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What is the term that describes a focal point for formation of crystals? For example, the stick or string used to make rock candy, or the pine needles lying on top of my pond.
Answer 1:

The way crystals are formed is they are first created in a very microscopic size, which is called nucleation, and then they grow. If they grow in the middle of the same material it is called"homogeneous nucleation". However, the case you are asking about is different: here a sugar crystal grows starting from a stick or more generally a crystal of some material is growing on the surface of another material or on a piece of dirt swimming along which acts as a "nucleation point". The term for that is "heterogeneous nucleation". Both come from the Greek prefixes ομο and έτερο which mean same and different/opposite.

It's important to remember that nucleation doesn't always lead to growth: because of the fluctuating motion of the sugar molecules in and out of the new-born crystal (the nucleus) sometimes even if it initially grows a little, it can reach a critical size after which it will either grow really well and become a large, macroscopic sugar candy, or it will decrease in size and eventually disappear. But with putting a lot of sugar (increasing the concentration) you can increase collisions and make your candy edible-size and then cool it down so the molecules don't move anymore.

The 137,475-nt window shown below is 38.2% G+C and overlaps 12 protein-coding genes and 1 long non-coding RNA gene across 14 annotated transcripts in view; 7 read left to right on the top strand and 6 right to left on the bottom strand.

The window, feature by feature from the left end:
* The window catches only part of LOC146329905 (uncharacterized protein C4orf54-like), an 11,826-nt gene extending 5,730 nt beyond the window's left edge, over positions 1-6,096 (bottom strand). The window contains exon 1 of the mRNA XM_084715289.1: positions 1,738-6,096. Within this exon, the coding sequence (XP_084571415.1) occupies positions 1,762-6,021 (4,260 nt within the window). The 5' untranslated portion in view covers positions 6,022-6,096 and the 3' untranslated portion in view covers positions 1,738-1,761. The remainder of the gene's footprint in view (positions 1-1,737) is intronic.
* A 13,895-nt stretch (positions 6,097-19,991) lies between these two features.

Answer 2:

"Focal point" sounds like a perfectly reasonable (and universally understandable) term to me. If you want to find the "best" scientific-sounding term, some relevant fields of study to look into are crystallization and nucleation (although I believe a nucleus refers to the first grain of crystal that forms).

Answer 3:

It's called a nucleus. The process is called nucleation.

Answer 4:

I would call it a nucleus, or a nucleation point, or a nucleation center. This is the centre where things grow from, or in science, we would say it's the point from where they nucleate.

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